Initially, the stadium had a TriCaster 410 installed when it was first opened to the club. With 4 physical inputs, however, the TriCaster 410 wasn’t meant to handle the elaborate in-stadium productions OL Images had in mind. “We needed a much higher production value, and we found it in the TriCaster TC1. After much experimentation and investigation, we were convinced of the reliability of these machines and the decision was made very quickly,” he says.
The TriCaster TC1 production system gives OL Images and all stadium productions the wide-open canvas to connect up to 16 external inputs—even future-proofing the stadium for expansion up to 4K ultra HD.
More importantly, as a single, integrated system, it can address all the production use cases throughout Groupama Stadium’s infrastructure. From taking in a camera or two from the press room, to feeding the big display in the Fan Zone outside the stadium, to broadcasting to more than 300 IPTVs installed throughout the facility, OL Images can adapt the TC1 for the diverse AV needs they have every day.
And that’s in addition to its primary game-day application—coordinating the dazzling, live visual effects that feed the giant LED screens to fans in the grandstands.
Connecting to the Future
Even more compelling to Nicolas Houël is the TriCaster TC1’s implementation of NDI®—NewTek’s IP video technology that allows OL Images the flexibility to keep all their options open when it comes to connecting devices throughout the stadium, increasingly enabling them to use IP for more and more functions.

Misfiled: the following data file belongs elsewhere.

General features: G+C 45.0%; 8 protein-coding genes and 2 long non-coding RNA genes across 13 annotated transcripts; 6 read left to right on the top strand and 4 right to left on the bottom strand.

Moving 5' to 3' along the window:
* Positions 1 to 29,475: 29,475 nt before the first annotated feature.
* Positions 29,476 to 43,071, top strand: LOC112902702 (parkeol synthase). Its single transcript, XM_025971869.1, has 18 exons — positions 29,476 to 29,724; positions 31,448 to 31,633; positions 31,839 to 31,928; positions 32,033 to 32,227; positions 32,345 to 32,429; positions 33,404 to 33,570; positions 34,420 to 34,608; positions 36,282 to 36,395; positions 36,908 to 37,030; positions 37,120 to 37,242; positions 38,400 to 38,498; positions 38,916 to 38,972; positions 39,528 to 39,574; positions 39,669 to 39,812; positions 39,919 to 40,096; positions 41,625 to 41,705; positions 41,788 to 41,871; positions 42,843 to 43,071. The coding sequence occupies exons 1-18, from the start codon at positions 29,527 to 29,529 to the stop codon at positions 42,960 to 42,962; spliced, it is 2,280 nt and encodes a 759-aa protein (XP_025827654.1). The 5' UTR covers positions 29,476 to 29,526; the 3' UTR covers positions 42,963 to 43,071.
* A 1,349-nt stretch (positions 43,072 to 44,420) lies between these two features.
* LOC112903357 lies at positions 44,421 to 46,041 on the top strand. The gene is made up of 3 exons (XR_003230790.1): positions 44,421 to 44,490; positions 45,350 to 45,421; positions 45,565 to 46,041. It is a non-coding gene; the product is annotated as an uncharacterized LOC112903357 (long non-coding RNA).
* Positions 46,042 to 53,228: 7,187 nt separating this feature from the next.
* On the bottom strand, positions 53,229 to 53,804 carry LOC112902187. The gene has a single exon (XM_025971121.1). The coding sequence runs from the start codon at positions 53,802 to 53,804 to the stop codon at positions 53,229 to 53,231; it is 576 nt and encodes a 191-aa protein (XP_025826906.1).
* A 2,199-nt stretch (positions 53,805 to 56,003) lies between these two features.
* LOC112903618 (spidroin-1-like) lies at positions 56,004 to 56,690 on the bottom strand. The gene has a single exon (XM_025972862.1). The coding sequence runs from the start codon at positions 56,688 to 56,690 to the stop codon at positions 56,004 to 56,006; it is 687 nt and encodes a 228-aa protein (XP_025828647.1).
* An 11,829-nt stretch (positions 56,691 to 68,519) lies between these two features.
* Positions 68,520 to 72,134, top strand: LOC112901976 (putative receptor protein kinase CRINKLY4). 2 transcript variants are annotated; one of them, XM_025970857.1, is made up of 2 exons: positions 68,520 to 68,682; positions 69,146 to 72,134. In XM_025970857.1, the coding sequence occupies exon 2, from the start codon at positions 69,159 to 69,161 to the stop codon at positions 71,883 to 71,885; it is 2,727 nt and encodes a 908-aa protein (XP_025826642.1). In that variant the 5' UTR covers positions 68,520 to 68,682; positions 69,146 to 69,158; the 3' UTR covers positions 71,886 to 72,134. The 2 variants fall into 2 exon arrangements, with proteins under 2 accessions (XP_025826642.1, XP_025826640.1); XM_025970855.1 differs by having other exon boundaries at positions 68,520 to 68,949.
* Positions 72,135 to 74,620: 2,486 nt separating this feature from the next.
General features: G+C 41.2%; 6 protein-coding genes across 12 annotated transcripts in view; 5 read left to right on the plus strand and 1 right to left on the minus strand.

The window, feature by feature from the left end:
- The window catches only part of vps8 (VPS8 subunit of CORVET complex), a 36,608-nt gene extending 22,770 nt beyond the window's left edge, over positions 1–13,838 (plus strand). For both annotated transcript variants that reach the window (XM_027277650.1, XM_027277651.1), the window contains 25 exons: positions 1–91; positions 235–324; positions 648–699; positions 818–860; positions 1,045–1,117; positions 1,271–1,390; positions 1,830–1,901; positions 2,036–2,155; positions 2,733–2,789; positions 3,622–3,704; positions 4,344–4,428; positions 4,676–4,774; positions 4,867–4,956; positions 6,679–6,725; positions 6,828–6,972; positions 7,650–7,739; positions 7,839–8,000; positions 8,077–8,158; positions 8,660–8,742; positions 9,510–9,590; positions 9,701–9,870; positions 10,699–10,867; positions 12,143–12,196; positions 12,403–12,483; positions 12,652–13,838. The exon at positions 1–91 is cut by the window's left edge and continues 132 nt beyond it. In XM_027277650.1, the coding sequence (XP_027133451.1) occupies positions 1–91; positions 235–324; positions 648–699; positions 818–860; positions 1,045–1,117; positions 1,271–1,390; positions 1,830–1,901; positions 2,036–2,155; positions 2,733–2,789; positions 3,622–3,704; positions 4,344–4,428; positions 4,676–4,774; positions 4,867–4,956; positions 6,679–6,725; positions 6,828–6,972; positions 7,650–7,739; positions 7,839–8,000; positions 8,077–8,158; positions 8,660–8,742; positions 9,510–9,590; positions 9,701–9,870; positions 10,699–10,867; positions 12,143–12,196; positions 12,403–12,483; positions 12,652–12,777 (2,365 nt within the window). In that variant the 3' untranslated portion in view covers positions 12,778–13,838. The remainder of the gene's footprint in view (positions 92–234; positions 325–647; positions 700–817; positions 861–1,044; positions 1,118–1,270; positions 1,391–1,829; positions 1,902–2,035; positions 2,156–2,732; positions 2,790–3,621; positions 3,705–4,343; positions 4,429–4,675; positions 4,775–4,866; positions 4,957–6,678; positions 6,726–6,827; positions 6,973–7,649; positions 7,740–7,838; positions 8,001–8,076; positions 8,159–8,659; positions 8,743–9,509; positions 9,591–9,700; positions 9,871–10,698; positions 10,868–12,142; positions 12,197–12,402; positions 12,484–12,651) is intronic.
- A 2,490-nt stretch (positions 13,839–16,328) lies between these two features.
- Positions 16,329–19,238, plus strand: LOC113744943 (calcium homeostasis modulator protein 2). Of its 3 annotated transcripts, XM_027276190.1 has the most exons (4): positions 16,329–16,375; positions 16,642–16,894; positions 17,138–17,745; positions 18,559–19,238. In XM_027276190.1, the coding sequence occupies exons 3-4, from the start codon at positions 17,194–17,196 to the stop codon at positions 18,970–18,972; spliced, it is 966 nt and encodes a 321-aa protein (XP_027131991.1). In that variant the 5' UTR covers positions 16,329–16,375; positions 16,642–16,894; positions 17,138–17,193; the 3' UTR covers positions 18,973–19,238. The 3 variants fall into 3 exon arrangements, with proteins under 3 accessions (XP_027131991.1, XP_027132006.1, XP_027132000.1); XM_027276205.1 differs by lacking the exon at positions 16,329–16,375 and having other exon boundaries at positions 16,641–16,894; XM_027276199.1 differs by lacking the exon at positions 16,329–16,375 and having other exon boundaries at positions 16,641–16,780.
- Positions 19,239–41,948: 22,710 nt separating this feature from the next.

“Using IP makes it easy to deploy more sources linked over the network with the mixer,” says Nicolas. “In addition, in this infrastructure, using NDI for IP source I/O allows us to keep physical inputs free for additional hardware connections.”
The group uses MIDI controls to trigger LED lighting effects from the 3DStorm’s DELTA-Stadium device from LiveXpert, and NDI to input the broadcast animations which are then fed into the giant LED screens from the TC1.
Today, that freedom is giving OL Images greater graphics capability during their pre-match and halftime extravaganzas.
And as they move into the future with their new, “connected stadium” configuration, Houël says they are looking at ways to connect more devices over the network—with the potential for a device located anywhere in the 50-hectare complex sending a signal to a control room on the opposite side without moving any equipment.
“Now, the integration of NDI allows us to glimpse new perspectives on the possibilities we can achieve with future productions,” he says—and help their fan engagement to continue growing, along with the growing popularity of the team.